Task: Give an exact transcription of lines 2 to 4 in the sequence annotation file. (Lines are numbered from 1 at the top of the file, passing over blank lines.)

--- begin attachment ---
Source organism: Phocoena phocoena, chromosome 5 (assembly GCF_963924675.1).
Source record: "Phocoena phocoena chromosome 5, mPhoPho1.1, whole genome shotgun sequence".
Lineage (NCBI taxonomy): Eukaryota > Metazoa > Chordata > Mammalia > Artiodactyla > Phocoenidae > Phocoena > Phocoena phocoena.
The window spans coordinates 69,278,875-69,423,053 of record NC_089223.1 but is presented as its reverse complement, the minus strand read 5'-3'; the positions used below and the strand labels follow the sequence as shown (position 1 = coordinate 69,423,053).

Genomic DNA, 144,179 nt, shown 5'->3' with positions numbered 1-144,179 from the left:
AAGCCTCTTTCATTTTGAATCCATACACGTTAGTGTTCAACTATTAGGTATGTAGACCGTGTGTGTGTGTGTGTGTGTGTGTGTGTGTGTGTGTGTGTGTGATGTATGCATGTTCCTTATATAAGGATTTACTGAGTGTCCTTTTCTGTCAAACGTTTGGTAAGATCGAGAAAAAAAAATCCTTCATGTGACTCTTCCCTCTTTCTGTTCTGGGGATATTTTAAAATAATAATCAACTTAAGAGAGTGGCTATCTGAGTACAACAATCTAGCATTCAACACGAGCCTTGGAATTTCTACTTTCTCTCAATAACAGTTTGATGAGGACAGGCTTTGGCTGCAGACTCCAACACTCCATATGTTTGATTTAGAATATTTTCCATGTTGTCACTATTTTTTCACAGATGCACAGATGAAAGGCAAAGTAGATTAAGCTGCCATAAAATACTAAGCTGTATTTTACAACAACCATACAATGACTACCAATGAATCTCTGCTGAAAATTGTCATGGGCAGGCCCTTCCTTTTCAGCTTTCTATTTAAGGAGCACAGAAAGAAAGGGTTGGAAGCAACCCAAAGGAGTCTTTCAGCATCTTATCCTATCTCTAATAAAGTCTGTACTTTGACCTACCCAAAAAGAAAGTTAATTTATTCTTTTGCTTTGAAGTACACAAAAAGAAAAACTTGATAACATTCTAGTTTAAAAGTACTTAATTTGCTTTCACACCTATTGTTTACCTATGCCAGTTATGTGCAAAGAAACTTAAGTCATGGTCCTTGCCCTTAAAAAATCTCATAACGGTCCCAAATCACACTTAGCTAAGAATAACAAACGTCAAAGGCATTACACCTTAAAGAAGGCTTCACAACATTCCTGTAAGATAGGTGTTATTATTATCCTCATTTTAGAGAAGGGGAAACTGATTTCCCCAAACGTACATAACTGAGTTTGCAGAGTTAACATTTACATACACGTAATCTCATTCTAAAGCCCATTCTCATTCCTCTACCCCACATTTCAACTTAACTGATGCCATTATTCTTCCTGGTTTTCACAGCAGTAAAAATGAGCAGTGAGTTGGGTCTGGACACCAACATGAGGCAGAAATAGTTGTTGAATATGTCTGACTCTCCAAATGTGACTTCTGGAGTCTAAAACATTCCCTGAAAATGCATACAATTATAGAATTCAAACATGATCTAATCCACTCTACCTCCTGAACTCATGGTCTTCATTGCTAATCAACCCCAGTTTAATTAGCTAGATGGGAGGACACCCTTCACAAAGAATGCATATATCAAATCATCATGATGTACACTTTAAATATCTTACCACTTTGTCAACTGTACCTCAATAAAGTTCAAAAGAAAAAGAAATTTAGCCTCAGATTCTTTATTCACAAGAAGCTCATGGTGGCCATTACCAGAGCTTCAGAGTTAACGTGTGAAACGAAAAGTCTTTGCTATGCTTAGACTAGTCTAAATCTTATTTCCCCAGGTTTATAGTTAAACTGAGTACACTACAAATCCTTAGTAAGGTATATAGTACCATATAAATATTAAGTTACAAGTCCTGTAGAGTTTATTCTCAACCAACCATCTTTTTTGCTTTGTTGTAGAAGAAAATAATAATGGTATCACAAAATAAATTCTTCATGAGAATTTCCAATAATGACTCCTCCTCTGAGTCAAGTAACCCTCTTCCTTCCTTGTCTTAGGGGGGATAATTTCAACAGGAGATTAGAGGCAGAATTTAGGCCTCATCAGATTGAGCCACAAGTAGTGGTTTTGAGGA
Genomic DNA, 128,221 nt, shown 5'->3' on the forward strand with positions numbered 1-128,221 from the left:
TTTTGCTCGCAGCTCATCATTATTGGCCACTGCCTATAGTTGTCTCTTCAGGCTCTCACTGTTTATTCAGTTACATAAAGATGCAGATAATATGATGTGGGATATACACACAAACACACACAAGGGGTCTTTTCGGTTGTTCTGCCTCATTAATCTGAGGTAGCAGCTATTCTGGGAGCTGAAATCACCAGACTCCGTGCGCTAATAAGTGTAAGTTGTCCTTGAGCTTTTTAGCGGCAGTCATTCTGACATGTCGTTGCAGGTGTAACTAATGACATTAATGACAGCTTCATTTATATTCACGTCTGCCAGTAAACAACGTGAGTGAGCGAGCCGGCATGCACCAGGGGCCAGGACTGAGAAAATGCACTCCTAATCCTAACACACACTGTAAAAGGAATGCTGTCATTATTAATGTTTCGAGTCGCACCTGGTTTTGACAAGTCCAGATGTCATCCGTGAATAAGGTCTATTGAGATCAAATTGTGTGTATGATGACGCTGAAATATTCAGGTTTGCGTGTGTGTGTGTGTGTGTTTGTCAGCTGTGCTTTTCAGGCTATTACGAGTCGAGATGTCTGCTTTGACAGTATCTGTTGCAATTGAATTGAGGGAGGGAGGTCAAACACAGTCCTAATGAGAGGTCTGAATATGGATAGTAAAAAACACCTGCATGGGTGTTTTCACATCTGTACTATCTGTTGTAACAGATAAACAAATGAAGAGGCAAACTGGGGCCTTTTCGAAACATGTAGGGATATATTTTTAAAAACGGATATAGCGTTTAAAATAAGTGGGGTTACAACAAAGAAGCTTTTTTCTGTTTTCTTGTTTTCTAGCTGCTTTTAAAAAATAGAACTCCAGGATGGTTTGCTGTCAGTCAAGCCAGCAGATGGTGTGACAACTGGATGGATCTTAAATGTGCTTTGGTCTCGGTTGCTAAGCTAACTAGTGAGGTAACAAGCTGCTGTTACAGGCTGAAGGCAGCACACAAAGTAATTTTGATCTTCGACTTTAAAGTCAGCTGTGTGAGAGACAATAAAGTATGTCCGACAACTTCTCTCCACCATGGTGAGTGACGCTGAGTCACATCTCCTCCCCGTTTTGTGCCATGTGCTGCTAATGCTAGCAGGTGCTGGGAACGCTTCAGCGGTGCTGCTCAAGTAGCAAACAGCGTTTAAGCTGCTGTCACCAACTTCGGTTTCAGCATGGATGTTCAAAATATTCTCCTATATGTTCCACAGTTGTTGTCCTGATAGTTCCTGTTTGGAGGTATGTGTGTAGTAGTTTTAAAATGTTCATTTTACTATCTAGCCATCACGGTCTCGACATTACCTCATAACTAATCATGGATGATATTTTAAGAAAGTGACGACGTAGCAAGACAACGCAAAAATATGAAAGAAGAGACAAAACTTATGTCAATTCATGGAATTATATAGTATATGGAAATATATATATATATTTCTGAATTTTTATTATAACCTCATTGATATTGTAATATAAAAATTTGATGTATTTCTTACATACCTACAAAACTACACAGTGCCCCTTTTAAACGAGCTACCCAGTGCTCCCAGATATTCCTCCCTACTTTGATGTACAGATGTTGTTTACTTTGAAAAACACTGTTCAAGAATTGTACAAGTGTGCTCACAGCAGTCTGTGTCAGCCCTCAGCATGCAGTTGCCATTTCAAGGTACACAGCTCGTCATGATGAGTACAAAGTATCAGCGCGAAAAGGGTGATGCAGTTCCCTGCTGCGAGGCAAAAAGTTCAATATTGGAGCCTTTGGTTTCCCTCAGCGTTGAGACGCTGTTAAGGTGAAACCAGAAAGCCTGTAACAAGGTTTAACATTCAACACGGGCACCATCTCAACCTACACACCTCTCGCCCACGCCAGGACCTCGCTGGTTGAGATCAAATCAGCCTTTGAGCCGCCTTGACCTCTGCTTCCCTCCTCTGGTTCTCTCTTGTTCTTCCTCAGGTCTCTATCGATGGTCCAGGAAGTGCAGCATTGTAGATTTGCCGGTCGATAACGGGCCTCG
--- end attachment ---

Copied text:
Source record: "Phocoena phocoena chromosome 5, mPhoPho1.1, whole genome shotgun sequence".
Lineage (NCBI taxonomy): Eukaryota > Metazoa > Chordata > Mammalia > Artiodactyla > Phocoenidae > Phocoena > Phocoena phocoena.
The window spans coordinates 69,278,875-69,423,053 of record NC_089223.1 but is presented as its reverse complement, the minus strand read 5'-3'; the positions used below and the strand labels follow the sequence as shown (position 1 = coordinate 69,423,053).